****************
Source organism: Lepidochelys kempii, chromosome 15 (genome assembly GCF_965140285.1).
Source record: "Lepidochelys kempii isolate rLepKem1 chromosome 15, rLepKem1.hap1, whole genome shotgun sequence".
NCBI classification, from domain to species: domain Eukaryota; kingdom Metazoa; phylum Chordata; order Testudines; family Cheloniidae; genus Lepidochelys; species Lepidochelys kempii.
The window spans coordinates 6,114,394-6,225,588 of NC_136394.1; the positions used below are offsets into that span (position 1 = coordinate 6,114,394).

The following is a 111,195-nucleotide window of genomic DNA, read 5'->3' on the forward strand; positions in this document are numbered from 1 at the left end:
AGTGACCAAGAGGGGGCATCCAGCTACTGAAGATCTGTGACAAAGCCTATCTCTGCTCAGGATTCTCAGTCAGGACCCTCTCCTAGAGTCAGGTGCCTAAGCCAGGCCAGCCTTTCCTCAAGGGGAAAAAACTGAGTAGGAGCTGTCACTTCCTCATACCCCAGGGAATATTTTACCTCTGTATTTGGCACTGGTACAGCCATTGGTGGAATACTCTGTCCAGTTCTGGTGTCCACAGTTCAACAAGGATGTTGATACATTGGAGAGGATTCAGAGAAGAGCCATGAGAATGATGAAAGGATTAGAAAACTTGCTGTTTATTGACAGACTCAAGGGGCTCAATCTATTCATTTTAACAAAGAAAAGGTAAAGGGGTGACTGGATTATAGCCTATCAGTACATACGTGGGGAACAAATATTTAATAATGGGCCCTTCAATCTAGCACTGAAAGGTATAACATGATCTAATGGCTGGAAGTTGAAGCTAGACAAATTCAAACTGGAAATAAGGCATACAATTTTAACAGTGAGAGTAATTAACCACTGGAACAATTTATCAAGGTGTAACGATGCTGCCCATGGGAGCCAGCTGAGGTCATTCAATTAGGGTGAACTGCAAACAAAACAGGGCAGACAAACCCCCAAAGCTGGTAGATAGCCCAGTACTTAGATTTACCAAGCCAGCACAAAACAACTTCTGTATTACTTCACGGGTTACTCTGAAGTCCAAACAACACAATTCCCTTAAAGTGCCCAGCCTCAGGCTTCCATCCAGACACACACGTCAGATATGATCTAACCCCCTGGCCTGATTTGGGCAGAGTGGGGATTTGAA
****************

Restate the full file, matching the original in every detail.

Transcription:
Source organism: Lepidochelys kempii, chromosome 15 (genome assembly GCF_965140285.1).
Source record: "Lepidochelys kempii isolate rLepKem1 chromosome 15, rLepKem1.hap1, whole genome shotgun sequence".
NCBI classification, from domain to species: domain Eukaryota; kingdom Metazoa; phylum Chordata; order Testudines; family Cheloniidae; genus Lepidochelys; species Lepidochelys kempii.
The window spans coordinates 6,114,394-6,225,588 of NC_136394.1; the positions used below are offsets into that span (position 1 = coordinate 6,114,394).

The following is a 111,195-nucleotide window of genomic DNA, read 5'->3' on the forward strand; positions in this document are numbered from 1 at the left end:
AGTGACCAAGAGGGGGCATCCAGCTACTGAAGATCTGTGACAAAGCCTATCTCTGCTCAGGATTCTCAGTCAGGACCCTCTCCTAGAGTCAGGTGCCTAAGCCAGGCCAGCCTTTCCTCAAGGGGAAAAAACTGAGTAGGAGCTGTCACTTCCTCATACCCCAGGGAATATTTTACCTCTGTATTTGGCACTGGTACAGCCATTGGTGGAATACTCTGTCCAGTTCTGGTGTCCACAGTTCAACAAGGATGTTGATACATTGGAGAGGATTCAGAGAAGAGCCATGAGAATGATGAAAGGATTAGAAAACTTGCTGTTTATTGACAGACTCAAGGGGCTCAATCTATTCATTTTAACAAAGAAAAGGTAAAGGGGTGACTGGATTATAGCCTATCAGTACATACGTGGGGAACAAATATTTAATAATGGGCCCTTCAATCTAGCACTGAAAGGTATAACATGATCTAATGGCTGGAAGTTGAAGCTAGACAAATTCAAACTGGAAATAAGGCATACAATTTTAACAGTGAGAGTAATTAACCACTGGAACAATTTATCAAGGTGTAACGATGCTGCCCATGGGAGCCAGCTGAGGTCATTCAATTAGGGTGAACTGCAAACAAAACAGGGCAGACAAACCCCCAAAGCTGGTAGATAGCCCAGTACTTAGATTTACCAAGCCAGCACAAAACAACTTCTGTATTACTTCACGGGTTACTCTGAAGTCCAAACAACACAATTCCCTTAAAGTGCCCAGCCTCAGGCTTCCATCCAGACACACACGTCAGATATGATCTAACCCCCTGGCCTGATTTGGGCAGAGTGGGGATTTGAA